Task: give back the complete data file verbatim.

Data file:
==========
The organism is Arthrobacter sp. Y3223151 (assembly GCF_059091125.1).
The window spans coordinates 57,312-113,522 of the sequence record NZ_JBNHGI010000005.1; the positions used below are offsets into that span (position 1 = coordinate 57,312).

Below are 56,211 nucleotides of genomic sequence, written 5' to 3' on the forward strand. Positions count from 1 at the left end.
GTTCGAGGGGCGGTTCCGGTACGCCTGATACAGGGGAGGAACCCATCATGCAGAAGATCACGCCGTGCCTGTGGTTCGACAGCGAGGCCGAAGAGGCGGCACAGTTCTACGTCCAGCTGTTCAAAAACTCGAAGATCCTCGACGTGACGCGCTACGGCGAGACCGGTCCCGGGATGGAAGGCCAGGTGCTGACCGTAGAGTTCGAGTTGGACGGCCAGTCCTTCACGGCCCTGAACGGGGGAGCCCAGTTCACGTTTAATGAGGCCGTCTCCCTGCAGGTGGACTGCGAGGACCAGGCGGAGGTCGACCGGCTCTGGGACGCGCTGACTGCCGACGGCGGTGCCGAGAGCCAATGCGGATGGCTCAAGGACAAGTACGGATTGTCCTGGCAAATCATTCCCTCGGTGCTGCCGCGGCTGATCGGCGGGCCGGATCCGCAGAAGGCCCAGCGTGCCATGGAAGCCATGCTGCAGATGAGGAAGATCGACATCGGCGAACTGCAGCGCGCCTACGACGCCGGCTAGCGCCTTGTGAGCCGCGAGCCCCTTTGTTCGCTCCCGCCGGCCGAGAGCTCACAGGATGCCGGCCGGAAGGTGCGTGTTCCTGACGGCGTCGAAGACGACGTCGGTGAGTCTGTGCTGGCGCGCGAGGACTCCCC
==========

The organism is Arthrobacter sp. Y3223151 (assembly GCF_059091125.1).
The window spans coordinates 57,312-113,522 of the sequence record NZ_JBNHGI010000005.1; the positions used below are offsets into that span (position 1 = coordinate 57,312).

Below are 56,211 nucleotides of genomic sequence, written 5' to 3' on the forward strand. Positions count from 1 at the left end.
GTTCGAGGGGCGGTTCCGGTACGCCTGATACAGGGGAGGAACCCATCATGCAGAAGATCACGCCGTGCCTGTGGTTCGACAGCGAGGCCGAAGAGGCGGCACAGTTCTACGTCCAGCTGTTCAAAAACTCGAAGATCCTCGACGTGACGCGCTACGGCGAGACCGGTCCCGGGATGGAAGGCCAGGTGCTGACCGTAGAGTTCGAGTTGGACGGCCAGTCCTTCACGGCCCTGAACGGGGGAGCCCAGTTCACGTTTAATGAGGCCGTCTCCCTGCAGGTGGACTGCGAGGACCAGGCGGAGGTCGACCGGCTCTGGGACGCGCTGACTGCCGACGGCGGTGCCGAGAGCCAATGCGGATGGCTCAAGGACAAGTACGGATTGTCCTGGCAAATCATTCCCTCGGTGCTGCCGCGGCTGATCGGCGGGCCGGATCCGCAGAAGGCCCAGCGTGCCATGGAAGCCATGCTGCAGATGAGGAAGATCGACATCGGCGAACTGCAGCGCGCCTACGACGCCGGCTAGCGCCTTGTGAGCCGCGAGCCCCTTTGTTCGCTCCCGCCGGCCGAGAGCTCACAGGATGCCGGCCGGAAGGTGCGTGTTCCTGACGGCGTCGAAGACGACGTCGGTGAGTCTGTGCTGGCGCGCGAGGACTCCCC